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IIB. The Four Ways to Find Proper Subject Headings

d. "Browse" lists of subdivisions

The fourth way to find the right subject heading(s) for your topic is to exploit yet another important display feature of the Library's online catalog: "browse" lists of subdivisions. If you start from the "Basic Search" screen and select "Subject Browse" (see Figure 3, Subject Browse in the Library of Congress Online Catalog), you can simply type in the first word of a subject term, and all strings starting with that word will automatically appear for your inspection.

The importance of subdivisions may be illustrated by a question that was asked about Thomas Jefferson's thoughts on religious liberty. Simply typing in the name Jefferson, Thomas as a subject automatically brought up a whole roster of subdivisions, among them:

Jefferson, Thomas, 1743–1826--Bibliography
--Views on freedom of religion

None of these subdivisions appears listed under Jefferson's name in the LCSH red books; but they do appear in the catalog itself. The third subdivision, --Views on freedom of religion, is obviously directly relevant. It leads to Merrill D. Peterson's Thomas Jefferson, Religious Liberty and the American Tradition (Jefferson Institute, 1987), which is a whole book on the subject.

The second subdivision, --Quotations, leads to works such as The Real Thomas Jefferson (National Center for Constitutional Studies, 1983) and Seeking the Moral Wisdom of the Founder of American Government (L. Faucett, [1975]), both of which provide compilations of Jefferson's own words, categorized by subject (including the subject of religious liberty).

The first subdivision, --Bibliography, leads to both Frank Shuffleton's Thomas Jefferson: A Comprehensive, Annotated Bibliography of Writings About Him (1826-1980) (Garland, 1983) and Eugene L. Huddleston's Thomas Jefferson: A Reference Guide (G. K. Hall, 1982). Together, these two annotated bibliographies list dozens of sources on Jefferson and religious liberty.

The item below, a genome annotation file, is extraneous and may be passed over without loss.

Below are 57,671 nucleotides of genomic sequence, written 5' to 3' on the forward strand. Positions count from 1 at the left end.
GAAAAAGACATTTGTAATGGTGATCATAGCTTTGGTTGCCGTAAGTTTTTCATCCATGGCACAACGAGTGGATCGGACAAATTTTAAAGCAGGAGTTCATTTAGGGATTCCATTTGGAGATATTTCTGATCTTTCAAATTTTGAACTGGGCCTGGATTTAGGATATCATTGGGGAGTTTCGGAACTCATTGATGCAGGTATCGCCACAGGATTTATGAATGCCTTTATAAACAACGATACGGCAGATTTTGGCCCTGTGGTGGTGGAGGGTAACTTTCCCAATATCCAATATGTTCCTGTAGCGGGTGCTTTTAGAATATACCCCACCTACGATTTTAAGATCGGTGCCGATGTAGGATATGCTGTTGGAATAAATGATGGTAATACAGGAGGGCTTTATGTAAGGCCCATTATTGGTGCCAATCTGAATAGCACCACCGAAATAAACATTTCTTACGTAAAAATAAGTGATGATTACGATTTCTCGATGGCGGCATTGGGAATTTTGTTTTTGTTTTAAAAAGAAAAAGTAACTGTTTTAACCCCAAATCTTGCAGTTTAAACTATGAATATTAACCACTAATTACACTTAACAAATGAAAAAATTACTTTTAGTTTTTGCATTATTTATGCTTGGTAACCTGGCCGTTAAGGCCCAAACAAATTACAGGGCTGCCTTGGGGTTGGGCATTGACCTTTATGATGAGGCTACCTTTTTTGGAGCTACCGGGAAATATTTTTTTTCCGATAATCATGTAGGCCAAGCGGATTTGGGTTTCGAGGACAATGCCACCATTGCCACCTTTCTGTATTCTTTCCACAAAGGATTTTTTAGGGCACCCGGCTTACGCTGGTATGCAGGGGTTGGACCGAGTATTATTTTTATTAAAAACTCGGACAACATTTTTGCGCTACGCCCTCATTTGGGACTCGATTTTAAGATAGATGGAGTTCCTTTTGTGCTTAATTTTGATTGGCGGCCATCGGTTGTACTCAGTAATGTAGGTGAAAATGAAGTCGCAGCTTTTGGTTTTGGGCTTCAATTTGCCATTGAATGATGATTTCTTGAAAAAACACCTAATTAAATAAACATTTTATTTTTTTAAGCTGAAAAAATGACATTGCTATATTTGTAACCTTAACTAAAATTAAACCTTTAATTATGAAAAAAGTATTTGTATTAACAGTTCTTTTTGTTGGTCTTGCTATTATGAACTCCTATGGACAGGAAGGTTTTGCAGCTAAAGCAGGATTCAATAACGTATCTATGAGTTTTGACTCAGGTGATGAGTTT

Scanning through menus of subdivisions in a catalog greatly increases your chances of recognizing relevant resources that cannot be clearly specified in advance. Most people interested in a topic such as "Jefferson" and "religious liberty" might think of typing in those keywords in a Boolean combination; but few would think of searching for published bibliographies or quotation books unless they had a mechanism that brought such resources to their attention when they weren't looking for them. This is exactly what browse displays will do for you. They are the kind of mechanism that researchers earnestly yearn for in Internet searches; but Web search engines such as Google or Yahoo or the others cannot provide them. The Library's catalog offers a major advantage over Internet search engines in this regard: it can orient you in a systematic manner to the range of search options within your topic. It provides a structured list of all of the topic's various aspects, often phrased in ways that you would not think of by yourself.

It must be emphasized that most of the subdivisions appearing in online browse displays are not recorded in the LCSH red books. Most are "free floating," which, in cataloging terminology, means that they can be assigned where appropriate (and according to various rules) without the assignment being explicitly recorded in the LCSH list. In other words, you will see many more aspects of a topic spelled out in the online browse displays than you will see listed in the red books themselves.